Subject: Re: make -j and failure modes
To: James Chacon <>
From: Robert Elz <kre@munnari.OZ.AU>
List: tech-userlevel
Date: 12/11/2003 17:44:53
Since almost everyone seems not to be agreeing on what the end
result should be, I'm not going to comment on most of today's
mail on this issue, just a few random points in this message,
and some of Greywolf's in another... said:
  | This is where the syntax is non-exact. If it only applies to simple
  | commands, why bother to list exceptions for things that aren't even
  | simple commands to begin with (ala the IF/WHILE etc tests).  

No - the exceptions aren't to the if/while (etc) - they are to the simple
commands that are run as a part of an if/while test - there is no need to
exclude if/while themselves, as they're compound commands.  Read the
exclusion carefully.

That is

	if false; true
		echo fine

should "echo fine" regardless of whether -e is set or not, as that
"false" is part of the if test - even though it is also a simple

On the other hand

	(false; echo foo); echo bar

echos foo & bar without -e, and only bar with -e - with -e, the "false" causes
the shell running the sub-shell to exit, so "echo foo" is never encountered.
but the compound is not a simple command, so the parent shell should not

I said in some earlier message:
  | one assumes that if the () > are added, that's done for a reason.

and mouse@Rodents.Montreal.QC.CA replied:
  | Yes, but not necessarily for _that_ reason.  I've actually been annoyed by
  | this: I've had to add () so that something (usually I/O redirection) can
  | affect a number of commands, but have had the "push it into a subshell"
  | semantics () produces get in the way.

Absolutely - but that's part of the point here I think.   Trivial
mechanisms (like -e) just get in the way once you need to start being
more "creative" with the script - ideally -e wouldn't be used at all
any more, for anything ever - it is the wrong concept. said:
| In so far as POSIX appears to disagree, I think POSIX is violating the
| principle of least astonishment. 

I disagree with that - I think that you, and Greywolf (more on his arguments
in another message) are relying too much on your knowledge of how all this
gets implemented, and not upon the shell language itself.

If you were simply looking at this from a language point of view, you'd
be astonished if putting parentheses around any command made any difference
at all to what the command does, or how it behaves.

That is, in normal arithmetic, if someone told you that

	4 + 3

could somehow do something different from

	(4 + 3)

you'd be amazed.

Note this is not inserting ()'s into an expression (changing "4 + 3 * 2"
into "(4 + 3) * 2") - only putting ()'s around a whole command.

But that's just what you're suggesting should apply to the shell.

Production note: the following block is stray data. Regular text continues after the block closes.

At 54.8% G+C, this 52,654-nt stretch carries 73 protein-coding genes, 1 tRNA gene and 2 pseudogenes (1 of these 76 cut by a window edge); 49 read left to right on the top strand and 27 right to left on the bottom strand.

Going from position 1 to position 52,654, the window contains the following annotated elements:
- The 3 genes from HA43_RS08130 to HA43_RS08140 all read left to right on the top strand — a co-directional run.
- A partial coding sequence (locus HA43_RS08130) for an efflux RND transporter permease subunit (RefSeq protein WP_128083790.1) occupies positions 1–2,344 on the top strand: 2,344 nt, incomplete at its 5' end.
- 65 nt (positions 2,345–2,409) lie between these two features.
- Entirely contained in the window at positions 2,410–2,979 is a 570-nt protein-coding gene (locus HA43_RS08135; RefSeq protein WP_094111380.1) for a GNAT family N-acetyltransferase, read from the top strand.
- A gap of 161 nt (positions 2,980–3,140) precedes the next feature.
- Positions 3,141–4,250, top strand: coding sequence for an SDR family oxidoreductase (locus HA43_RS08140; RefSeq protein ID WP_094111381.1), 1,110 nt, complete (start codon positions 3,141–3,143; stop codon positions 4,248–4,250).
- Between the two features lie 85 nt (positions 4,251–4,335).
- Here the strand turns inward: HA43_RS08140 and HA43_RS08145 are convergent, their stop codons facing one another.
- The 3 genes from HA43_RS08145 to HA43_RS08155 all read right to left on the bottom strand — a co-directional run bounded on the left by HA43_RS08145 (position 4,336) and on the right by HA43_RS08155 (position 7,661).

Of course, once you "know" that () means a process, another
instance of the shell, which gets fork()'d and run, just like "cc"
or "ls" get fork()'d (etc) - then you can start to look at all this
differently.   But that's an implementation detail (a required one perhaps,
but a detail never the less). said:
| If my intent was to cat the file if it exists, and do nothing if it doesn't
| exist, and to consider neither case to be an error, then I would put the
| following code in the Makefile:

| 	(cd dir && test -f file && cat file) || true 

Very strange - certainly possible, but not what I'd expect, and
certainly only needed when -e applies.

What I'd expect, is that if I intend the shell running a command
to exit if the command fails, I'd write

	any-command-group-whatever || exit $?

and make it clear what is required, ignore -e, and have the right thing
happen all the time.

-e was just a hack, to allow scripts to be aborted, without running
all the commands, back in the days when there was no reasonable way
(I think no way at all) to test the exit code of commands and have
the script terminate if a command failed.

It really should have been excised when proper command status testing
was made available.

wrt make - please also note that no original make ever ran a command
with -e set - that was another "improvement" that someone thought was
a good idea somewhere along the line, which really wasn't.

It also broke lots of things - or found a common bug, perhaps.
Back then, make would run the commands with whatever the user's
$SHELL was set to as the shell to use (from the environment,
unless overridden in the Makefile or on the command line).

Perhaps surprisingly, this was so irrelevant for just about any
makefile that no-one really noticed - even those with SHELL=csh ...
Commands in makefiles tended to be fairly simple.

That is, until the -e thing happened - csh's processing of -e
is so bizarre, then makefiles run by csh users started breaking
all over the place (which perhaps they always might have, but
never mind).

Like Grewolf, I certainly don't always agree with POSIX, some of
what it has done is weird to say the least - but on this issue,
I think they got it exactly right, with the possible exception
of standardising -e at all (it would have been better omitted).

Note that traditional behaviour is different in other ways as well,
it used to be that, with -e
		false && false; echo foo
would be silent, as only the LHS of && and || were considered
"special" for -e processing, that is, this was treated as if
it had been
		if false; then false; fi; echo foo
which certainly should be silent with -e.  POSIX changed that
as well, any command part of a && sequence has its exit status
ignored for -e purposes, including the last one.   That's the
right thing to do as well - if I'm writing that kind of logic,
I can trivially add "|| exit" type constructs if that's what
I want to achieve - avoiding it isn't always quite as easy.